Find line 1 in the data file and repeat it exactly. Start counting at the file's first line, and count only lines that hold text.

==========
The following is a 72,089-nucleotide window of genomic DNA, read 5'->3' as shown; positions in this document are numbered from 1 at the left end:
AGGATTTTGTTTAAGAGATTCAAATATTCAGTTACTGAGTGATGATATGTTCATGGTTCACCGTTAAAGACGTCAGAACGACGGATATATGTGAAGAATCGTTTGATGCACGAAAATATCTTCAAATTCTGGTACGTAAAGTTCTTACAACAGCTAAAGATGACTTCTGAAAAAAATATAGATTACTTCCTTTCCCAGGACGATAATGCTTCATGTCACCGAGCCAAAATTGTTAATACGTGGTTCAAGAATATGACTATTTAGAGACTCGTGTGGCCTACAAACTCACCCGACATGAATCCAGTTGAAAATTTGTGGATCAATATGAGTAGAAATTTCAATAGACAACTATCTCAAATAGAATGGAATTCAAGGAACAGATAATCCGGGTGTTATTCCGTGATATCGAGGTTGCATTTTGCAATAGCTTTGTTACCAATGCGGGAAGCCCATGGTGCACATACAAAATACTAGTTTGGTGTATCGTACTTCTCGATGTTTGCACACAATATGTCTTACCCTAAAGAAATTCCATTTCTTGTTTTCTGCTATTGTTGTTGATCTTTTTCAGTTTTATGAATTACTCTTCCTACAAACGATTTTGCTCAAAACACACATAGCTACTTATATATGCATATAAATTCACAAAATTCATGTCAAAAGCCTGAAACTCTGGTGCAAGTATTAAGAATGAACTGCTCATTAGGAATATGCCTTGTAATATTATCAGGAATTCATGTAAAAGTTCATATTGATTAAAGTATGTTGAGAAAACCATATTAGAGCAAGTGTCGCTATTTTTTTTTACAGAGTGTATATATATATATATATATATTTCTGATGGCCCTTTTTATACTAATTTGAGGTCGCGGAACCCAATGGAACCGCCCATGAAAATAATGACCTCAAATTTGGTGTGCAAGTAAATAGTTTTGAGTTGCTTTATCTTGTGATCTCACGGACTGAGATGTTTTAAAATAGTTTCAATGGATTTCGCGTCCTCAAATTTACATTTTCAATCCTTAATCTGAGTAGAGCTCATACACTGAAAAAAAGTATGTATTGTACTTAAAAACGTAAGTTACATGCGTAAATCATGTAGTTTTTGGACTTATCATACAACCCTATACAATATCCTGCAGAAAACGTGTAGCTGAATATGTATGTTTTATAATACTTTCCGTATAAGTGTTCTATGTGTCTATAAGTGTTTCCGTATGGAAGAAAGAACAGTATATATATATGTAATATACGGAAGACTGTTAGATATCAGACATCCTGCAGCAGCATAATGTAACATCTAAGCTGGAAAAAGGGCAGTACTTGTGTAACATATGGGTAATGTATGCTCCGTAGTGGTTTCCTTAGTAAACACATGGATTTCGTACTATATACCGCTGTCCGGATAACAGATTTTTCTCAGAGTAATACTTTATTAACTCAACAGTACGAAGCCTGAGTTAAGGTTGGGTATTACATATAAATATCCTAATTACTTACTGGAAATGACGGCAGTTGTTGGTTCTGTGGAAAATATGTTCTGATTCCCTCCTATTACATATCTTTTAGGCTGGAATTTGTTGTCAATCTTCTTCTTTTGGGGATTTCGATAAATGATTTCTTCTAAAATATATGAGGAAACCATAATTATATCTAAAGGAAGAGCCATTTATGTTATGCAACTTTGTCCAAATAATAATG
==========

The following is a 72,089-nucleotide window of genomic DNA, read 5'->3' as shown; positions in this document are numbered from 1 at the left end: